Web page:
Language: Chinese
Source: Classical literature


Bāguà (八卦) is usually translated as "Eight Trigrams". They are a set of eight different combinations of three lines, each line appearing in either a broken or unbroken form. The trigrams correspond to a myriad of sets of concepts in Chinese thought, ranging from elements, family ties, anatomy, tastes, natural events, etc.1

In the center usually appears a tàijí (太極) symbol, literally meaning "grand ultimates", representing the opposing forces  Yīn () and Yáng () from which the Eight Trigrams sprang.


Eight Trigrams sword pommel

The Bāguà symbol appearing on a sword pommel.
Sold by Mandarion Mansion in 2018.



The Eight Trigrams

Qián ()

Duì ()


Zhèn ()






 Xùn ()

Kǎn ()

Gèn ()

Kūn ()






Each of the trigrams also corresponds to a Daoist immortal:

☰, Qián (); Han Xiang Zi (韓湘子), patron of flutists. Practitioner of Daoist magic under Lü Dongbin. Often carries a flute.

☱, Duì (); Zhongli Quan (鍾離權), resurrects the dead and transforms stones into silver and gold. Often carries a fan.

☲,  (); Lü Dongbin (呂洞賓), Tang scholar and poët who according to records lives 220 years. Often carries a jiàn sword.

☳, Zhèn (); Cao Guojiu (曹國舅), patron deity of acting and theatre. Often holds jade tablets or a clapper.

☴, Xùn (); He Xiangu (何仙姑), female immortal, ascended heaven during the Tang dynasty. Often carries a healing lotus flower, a sheng instrument, bamboo ladle, or fly-whisk.

☵, Kǎn (); Li Tieguai (李鐵拐), benevolent to the poor, sick and needy. Often carries a calabash and/or an iron crutch.

☶, Gèn (); Zhang Guolao (張果老), occultist-alchemist. Often carries a fish-drum.

☷, Kūn (); Lan Caihe (藍采和), patron of florists and gardeners. Often carries a flower basket.


In the realm of arms and armor

The Bāguà (八卦) or "Eight Trigrams" sometimes feature on weapons. They are seen primarily on Chinese straightswords, jiàn (), in the form of inlays in the blade, or on pommels. We often call such swords Daoist jiàn because of their often lavish use of Daoist imagery.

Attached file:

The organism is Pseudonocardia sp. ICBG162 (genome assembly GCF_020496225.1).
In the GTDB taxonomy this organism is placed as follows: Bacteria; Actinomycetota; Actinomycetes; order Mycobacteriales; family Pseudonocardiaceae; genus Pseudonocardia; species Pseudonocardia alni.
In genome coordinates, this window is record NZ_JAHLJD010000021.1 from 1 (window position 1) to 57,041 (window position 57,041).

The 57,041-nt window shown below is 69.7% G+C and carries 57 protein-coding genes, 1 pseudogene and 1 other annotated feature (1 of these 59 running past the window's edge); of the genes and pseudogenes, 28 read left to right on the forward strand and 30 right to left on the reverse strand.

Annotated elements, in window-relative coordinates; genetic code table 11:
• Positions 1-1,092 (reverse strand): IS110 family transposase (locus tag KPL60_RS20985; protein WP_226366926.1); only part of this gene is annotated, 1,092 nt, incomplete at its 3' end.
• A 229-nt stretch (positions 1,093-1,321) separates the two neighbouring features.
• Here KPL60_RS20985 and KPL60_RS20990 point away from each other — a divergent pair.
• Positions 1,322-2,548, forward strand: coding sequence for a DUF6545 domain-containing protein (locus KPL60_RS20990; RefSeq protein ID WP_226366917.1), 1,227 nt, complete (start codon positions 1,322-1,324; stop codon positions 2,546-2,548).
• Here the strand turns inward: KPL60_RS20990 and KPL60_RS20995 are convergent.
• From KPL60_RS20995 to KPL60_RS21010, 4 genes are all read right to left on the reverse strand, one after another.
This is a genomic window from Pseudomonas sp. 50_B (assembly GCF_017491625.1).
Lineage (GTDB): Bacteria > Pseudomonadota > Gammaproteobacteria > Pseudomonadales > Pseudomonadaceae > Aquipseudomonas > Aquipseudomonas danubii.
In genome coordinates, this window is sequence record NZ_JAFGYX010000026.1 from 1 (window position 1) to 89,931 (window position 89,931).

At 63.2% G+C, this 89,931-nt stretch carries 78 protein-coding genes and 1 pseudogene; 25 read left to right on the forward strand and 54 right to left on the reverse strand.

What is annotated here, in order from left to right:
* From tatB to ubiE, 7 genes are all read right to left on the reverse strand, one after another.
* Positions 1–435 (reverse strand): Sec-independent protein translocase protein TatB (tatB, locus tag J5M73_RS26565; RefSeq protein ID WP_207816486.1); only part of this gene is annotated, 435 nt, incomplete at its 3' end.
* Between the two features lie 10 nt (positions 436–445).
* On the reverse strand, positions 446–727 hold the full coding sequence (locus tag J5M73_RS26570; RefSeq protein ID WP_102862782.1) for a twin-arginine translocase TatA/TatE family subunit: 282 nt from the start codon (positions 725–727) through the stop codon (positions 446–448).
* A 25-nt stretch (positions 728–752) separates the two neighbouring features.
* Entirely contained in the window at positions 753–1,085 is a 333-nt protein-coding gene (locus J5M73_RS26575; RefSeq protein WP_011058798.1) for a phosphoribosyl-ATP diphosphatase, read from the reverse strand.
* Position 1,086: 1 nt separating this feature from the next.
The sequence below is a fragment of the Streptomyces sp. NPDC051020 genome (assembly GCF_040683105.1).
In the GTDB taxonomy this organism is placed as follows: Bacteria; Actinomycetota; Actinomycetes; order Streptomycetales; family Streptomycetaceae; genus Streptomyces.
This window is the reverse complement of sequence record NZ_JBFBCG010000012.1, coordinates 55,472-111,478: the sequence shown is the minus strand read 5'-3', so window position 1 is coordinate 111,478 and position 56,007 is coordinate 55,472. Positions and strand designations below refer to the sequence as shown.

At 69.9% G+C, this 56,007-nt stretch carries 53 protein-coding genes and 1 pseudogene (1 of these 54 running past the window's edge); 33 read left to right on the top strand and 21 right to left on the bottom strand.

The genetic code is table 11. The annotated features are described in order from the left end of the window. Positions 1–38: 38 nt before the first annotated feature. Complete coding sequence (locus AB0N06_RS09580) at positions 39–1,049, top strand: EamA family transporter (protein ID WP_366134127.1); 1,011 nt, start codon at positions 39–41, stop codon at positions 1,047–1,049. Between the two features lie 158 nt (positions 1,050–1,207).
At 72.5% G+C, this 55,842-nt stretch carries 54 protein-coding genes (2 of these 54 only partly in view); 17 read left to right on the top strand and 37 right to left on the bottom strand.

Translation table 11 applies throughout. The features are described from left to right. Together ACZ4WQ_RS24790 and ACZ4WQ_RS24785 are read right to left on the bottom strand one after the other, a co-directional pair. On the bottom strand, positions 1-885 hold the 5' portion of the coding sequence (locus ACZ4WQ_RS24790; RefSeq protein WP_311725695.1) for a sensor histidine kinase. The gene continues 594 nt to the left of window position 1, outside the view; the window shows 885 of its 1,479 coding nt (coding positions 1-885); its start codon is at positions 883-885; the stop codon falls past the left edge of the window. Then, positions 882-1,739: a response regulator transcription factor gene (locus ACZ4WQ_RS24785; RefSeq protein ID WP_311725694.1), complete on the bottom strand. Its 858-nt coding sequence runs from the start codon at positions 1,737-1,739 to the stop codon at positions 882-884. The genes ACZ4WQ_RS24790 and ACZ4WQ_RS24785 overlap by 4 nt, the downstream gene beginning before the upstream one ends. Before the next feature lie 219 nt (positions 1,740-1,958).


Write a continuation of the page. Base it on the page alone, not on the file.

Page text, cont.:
Because the Eight Trigrams are so ubiquitous in Chinese culture, it's often not possible to say anything sensible about their appearance on a weapon. The symbols were used on Qing imperial flags, as well as by rebel groups fighting them. The presence of Eight Trigrams on a saber, therefore, doesn't really tell us much other than that it is very culturally Chinese.


Daoist shuangjian

A Daoist set of double swords.
Sold by Mandarion Mansion in 2018.


Daoist shuangjian

Another set of Daoist double shortswords.
Sold by Mandarin Mansion in 2019.


Saber with Eight Trigrams bladeSaber with Eight Trigrams bladeSaber with Eight Trigrams blade

A Chinese officer's saber with the eight Trigrams inlaid in the blade.
Sold by Mandarin Mansion in 2018.



1.  For a comprehensive list, see the Wikipedia article.

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A very good set of Daoist straightswords in a single scabbard. There is a lot to see here, but I will start…


Of nice quality, with unusual openwork silver bolster with serapendiya.


DescriptionA Mongolian trousse with horn hilted


Typical Chinese hook sword, with seldom-seen fine silver wire overlay.

Price on request

With the swirling arabesque motifs that are typical for this period.


Mounted on a custom hardwood stand